Sri Lanka to Remove Barriers to Women Rising to Top Roles in Military
Sri Lanka’s State Minister of Defense Premitha Bandara Tennakoon told Parliament on December 4 that the government is planning to enable women to rise in the military hierarchy and in time, to head the Sri Lankan Army, Navy, and Air Force.
Currently, a woman can only reach the rank of major, especially in the army in Sri Lanka. They are required to retire by the age of 45.
To rectify this, the government plans to change military laws to remove barriers that hinder women’s promotions to the higher echelons. The draft law, currently under review by the Attorney General’s Department, is slated for presentation before Parliament soon.
The decision aligns with Sri Lanka’s constitutional principles, which guarantee equality among all citizens. It also echoes progressive measures being undertaken by governments worldwide, including those in South Asia.
Reflecting on Sri Lanka’s history, Tennakoon underscored the prominent roles women have played and stressed the need for further efforts to secure their equal standing.
As of 2017, women constituted a mere 3.4 percent of Sri Lanka’s army, signaling a pressing need for transformative actions.
Since the end of the civil war in 2009, the Sri Lankan military has faced no major internal or external security threat that required its armed forces to engage in combat.
In times of peace, the landscape for women within a nation’s armed forces undergoes a significant transformation, offering an unprecedented opportunity for their amplified involvement and leadership roles. It provides a conducive environment for the reform of a country’s armed forces. Historical barriers that often hinder women’s ascent to higher echelons in military hierarchies during periods of conflict are more easily broken.
This shift allows for a more inclusive and diversified leadership framework, recognizing and leveraging the diverse skill sets and perspectives women can bring to critical domains like intelligence, strategic planning, and managerial capacities.
The move toward gender inclusivity in leadership positions not only aligns with global trends but also strategically positions a nation’s defense forces to effectively navigate contemporary challenges in an ever-evolving landscape of security and defense.
South Asia has been relatively slow in allowing women into leadership positions in the military. But things are changing across the region.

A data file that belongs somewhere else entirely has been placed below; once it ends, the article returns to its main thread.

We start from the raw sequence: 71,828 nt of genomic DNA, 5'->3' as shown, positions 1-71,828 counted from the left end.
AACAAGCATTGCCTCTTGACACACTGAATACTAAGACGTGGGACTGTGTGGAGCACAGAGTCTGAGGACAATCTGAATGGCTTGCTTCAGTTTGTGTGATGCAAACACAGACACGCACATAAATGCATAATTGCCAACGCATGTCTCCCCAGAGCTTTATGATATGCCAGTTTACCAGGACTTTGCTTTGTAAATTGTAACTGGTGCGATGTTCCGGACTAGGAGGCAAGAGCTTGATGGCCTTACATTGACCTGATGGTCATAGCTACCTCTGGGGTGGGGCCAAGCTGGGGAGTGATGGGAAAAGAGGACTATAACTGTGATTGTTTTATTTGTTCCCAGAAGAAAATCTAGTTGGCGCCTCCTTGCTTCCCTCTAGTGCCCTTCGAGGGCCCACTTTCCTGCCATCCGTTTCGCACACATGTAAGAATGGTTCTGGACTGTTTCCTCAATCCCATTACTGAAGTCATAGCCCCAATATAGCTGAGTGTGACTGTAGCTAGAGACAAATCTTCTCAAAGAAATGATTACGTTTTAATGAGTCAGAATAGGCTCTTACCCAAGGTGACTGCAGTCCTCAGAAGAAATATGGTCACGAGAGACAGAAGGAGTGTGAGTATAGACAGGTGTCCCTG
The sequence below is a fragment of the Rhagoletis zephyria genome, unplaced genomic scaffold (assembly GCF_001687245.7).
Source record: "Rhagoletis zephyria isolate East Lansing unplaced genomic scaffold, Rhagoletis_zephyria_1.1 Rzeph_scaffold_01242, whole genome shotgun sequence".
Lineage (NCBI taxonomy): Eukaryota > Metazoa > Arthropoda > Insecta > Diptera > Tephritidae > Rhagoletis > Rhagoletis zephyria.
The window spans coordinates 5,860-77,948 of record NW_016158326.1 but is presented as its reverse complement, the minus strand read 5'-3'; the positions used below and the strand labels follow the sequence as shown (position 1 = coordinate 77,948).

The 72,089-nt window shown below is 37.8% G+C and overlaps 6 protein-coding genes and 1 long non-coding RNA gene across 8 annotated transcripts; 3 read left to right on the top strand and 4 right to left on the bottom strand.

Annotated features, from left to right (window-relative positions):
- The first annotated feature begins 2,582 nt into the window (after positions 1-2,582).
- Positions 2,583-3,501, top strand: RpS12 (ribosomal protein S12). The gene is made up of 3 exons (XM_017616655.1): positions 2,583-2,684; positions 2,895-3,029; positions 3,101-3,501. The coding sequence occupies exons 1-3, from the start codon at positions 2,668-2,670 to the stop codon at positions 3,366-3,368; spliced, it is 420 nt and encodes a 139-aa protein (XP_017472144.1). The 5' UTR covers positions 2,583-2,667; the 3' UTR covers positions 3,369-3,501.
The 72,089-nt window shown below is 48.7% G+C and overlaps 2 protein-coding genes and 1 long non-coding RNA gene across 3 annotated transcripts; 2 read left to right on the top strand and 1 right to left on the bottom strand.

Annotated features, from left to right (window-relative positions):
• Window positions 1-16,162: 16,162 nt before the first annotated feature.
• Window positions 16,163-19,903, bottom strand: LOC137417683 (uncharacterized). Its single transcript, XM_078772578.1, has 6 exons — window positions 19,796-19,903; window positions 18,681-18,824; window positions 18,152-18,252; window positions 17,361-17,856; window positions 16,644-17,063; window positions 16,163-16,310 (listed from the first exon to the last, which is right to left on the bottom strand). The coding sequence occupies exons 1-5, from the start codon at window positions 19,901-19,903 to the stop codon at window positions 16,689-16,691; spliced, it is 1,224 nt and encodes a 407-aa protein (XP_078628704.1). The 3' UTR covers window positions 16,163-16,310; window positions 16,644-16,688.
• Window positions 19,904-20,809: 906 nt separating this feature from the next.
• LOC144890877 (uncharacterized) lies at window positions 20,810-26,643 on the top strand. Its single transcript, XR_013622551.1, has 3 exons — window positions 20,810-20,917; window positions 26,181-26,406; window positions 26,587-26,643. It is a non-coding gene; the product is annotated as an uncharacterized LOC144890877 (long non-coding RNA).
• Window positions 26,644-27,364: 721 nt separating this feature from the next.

Highlighting a regional shift, Indika Perera, a defense and conflict resolution expert based in Colombo, pointed to South Asia’s efforts toward integrating women into military leadership roles. Recent milestones include the Indian Navy appointing its first woman commanding officer aboard a naval ship, aligned with their “all roles-all ranks” philosophy for female personnel. Additionally, India’s widening enlistment of women as Personnel Below Officer Rank indicates a progressive stance.
Moreover, Sri Lanka itself witnessed a historic moment with its first batch of female troops participating in a United Nations peacekeeping mission in 2022. Furthermore, the Sri Lankan Navy’s assignment of female personnel to sea duties earlier this year marked a significant milestone.
“The progressive nations in South Asia are carving out spaces for women within their armed forces because they recognize the valuable contributions women bring to the table,” Perera emphasized.
Comparatively, advancements in the police force have been more promising, with women attaining the rank of Deputy Inspector General (DIG) in 2021 — a historical milestone.
Tennakoon stressed the necessity of replicating such progress in the military to ensure women ascend to leadership roles. He drew attention to the government’s commitment, bolstered by President Ranil Wickremesinghe’s support to driving gender equality initiatives within the armed forces.
Pointing to Tennakoon’s track record of actionable commitment, Perera said that soon after announcing his government’s intent to reduce troop numbers, Tennakoon initiated the process of military restructuring. This underscores that he will take concrete action to ensure the removal of barriers to women’s promotion in the military.
Importantly, recent trends reflect a growing interest among women to join the tri-forces.
Drawing from experiences in developed countries, it’s evident that women excel in domains like intelligence analysis and human resources management. Notably, countries like Israel deploy women in frontline roles, especially for information gathering and intelligence analysis, setting a precedent for Sri Lanka.
These sectors — intelligence analysis and human resources management — are crucial for Sri Lanka’s future. “Given the interest and aptitude shown by women, achieving this objective shouldn’t pose significant challenges,” Perera affirmed.
As Sri Lanka gears up for the future, fostering gender inclusivity within its defense apparatus stands central to its strategic vision.